This paper is organized as follows. FT, including the developmental plan, is described in Section II. The relation with related work are deeply analyzed in Section III. Experiments and results are described in Section IV, while conclusions and suggestions for future work are drawn in Section V.

Iteration = 300
Iteration = 600
Iteration = 1000
Iteration = 10
Iteration = 300
Iteration = 600
Iteration = 300
Iteration = 600
Iteration = 1000
Iteration = 10
Iteration = 300
Iteration = 600
Iteration = 1000
Fig. 1:

Temporal evolution of the decision boundary developed by a single hidden layer network (5 neurons,

tanh activation, Adam optimizer) when learning on the two-moon dataset. Each plot is about a different training iteration (), and reports the full training set (semi-transparent empty circles) and the data of the last processed mini-batch of size (filled circles). Top row: classic training. Bottom row: Friendly Training. Both the experiments were initialized with the same weights and shared all the hyper-parameters. Those mini-batch examples (filled circles) that appear in different locations in the bottom-row with respect to the top-row have been temporarily altered by Friendly Training. As it can be noticed, the decision boundary adapts to the training data more smoothly and coherently when Friendly Training is employed.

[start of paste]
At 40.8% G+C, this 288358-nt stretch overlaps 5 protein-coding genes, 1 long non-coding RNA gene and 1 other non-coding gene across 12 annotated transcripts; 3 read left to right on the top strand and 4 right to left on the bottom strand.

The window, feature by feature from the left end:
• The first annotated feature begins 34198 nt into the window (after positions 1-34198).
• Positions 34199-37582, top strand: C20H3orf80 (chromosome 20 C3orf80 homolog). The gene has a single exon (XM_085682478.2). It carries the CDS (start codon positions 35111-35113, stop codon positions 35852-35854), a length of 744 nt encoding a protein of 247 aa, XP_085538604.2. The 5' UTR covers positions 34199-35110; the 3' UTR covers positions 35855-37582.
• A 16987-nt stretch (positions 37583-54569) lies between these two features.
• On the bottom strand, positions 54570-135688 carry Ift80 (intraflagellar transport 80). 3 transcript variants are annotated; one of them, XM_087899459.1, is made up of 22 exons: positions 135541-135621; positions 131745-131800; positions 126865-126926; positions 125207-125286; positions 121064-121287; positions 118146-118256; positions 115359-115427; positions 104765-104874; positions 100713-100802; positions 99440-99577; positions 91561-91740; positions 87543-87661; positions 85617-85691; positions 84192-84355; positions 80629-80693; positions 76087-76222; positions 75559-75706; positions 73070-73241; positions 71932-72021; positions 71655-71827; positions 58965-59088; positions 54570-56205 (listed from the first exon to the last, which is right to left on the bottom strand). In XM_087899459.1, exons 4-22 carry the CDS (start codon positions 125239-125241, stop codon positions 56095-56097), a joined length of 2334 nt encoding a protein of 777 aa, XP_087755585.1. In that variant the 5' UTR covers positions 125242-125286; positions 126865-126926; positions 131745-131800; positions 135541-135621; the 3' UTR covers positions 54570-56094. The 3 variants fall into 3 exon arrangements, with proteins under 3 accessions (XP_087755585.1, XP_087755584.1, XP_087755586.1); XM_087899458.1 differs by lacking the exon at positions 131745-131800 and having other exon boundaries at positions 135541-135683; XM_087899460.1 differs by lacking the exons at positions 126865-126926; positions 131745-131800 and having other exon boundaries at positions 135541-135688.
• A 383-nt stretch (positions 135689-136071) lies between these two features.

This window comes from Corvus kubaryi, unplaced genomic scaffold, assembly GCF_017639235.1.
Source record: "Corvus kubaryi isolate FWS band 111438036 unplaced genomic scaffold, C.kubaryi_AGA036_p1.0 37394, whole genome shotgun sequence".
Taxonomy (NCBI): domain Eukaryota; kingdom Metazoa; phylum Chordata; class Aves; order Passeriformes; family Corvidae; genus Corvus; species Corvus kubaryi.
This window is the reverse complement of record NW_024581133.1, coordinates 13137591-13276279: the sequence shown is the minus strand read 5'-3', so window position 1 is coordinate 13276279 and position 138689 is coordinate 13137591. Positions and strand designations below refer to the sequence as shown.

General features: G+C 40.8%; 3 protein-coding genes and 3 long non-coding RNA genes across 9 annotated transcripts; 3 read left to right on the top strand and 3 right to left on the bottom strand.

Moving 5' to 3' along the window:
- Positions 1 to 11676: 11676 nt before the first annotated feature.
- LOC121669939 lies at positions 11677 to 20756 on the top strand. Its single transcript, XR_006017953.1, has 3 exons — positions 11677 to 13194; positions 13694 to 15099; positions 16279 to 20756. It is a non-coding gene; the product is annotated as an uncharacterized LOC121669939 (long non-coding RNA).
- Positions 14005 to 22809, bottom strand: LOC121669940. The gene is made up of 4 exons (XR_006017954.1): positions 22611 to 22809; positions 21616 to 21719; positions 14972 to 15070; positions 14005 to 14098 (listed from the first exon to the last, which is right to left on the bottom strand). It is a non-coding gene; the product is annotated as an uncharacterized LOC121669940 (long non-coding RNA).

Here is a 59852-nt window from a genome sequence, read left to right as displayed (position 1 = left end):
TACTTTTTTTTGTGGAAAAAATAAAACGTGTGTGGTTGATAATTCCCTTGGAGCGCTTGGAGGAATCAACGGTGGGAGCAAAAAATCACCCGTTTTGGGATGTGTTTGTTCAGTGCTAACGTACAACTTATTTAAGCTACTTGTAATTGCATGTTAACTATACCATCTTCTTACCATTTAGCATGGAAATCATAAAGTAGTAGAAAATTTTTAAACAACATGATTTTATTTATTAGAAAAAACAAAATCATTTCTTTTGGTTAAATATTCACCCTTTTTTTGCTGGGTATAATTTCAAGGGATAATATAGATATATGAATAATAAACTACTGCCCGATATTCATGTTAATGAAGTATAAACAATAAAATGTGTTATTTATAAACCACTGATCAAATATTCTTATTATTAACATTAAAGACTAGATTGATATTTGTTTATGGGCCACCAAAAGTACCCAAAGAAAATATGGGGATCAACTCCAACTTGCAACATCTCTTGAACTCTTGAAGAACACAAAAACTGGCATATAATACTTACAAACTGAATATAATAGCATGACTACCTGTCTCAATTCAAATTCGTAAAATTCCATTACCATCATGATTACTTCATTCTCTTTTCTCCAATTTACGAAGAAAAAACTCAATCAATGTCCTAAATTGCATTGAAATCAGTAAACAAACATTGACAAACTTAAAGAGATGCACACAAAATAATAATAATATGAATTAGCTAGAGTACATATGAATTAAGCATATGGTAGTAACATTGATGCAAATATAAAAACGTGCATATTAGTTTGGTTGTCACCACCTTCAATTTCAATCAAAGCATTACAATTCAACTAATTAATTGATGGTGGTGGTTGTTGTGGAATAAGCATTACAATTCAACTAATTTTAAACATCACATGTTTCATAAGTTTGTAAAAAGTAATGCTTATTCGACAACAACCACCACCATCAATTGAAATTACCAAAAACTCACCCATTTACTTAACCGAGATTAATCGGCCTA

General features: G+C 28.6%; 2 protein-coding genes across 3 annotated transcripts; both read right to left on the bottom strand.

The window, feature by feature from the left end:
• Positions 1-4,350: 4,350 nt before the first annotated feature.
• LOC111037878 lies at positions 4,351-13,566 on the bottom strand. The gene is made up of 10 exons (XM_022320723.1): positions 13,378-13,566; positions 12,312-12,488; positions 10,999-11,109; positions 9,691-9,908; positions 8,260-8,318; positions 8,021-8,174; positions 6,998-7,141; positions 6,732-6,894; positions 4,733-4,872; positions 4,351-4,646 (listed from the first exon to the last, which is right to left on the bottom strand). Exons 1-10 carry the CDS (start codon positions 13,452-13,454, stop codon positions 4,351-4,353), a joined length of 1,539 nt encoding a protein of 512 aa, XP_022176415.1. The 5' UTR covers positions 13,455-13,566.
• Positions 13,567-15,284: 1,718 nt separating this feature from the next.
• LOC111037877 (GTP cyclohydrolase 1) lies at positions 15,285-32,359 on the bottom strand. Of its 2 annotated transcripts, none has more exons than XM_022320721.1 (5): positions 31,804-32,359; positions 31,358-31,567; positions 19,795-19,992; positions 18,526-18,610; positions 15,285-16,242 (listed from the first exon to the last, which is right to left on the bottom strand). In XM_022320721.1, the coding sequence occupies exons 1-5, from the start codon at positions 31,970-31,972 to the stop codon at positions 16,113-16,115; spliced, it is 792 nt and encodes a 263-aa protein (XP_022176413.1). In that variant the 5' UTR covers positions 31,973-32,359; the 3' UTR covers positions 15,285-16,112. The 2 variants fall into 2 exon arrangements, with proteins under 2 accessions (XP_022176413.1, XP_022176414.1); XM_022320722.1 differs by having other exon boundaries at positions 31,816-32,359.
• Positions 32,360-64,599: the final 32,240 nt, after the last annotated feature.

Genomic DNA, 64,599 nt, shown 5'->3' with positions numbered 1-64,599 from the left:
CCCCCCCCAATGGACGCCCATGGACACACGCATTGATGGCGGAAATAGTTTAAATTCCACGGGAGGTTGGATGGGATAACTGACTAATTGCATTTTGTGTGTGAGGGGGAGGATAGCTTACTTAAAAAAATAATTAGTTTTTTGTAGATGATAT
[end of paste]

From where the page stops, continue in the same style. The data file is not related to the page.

Iteration = 10

Ii Friendly Training

We consider a generic classification problem in which we are given a training set composed of supervised pairs, , being a training example labeled with .111We consider the case of classification mostly for the sake of simplicity. The proposed approach goes beyond classification problems. Given some input data , we denote with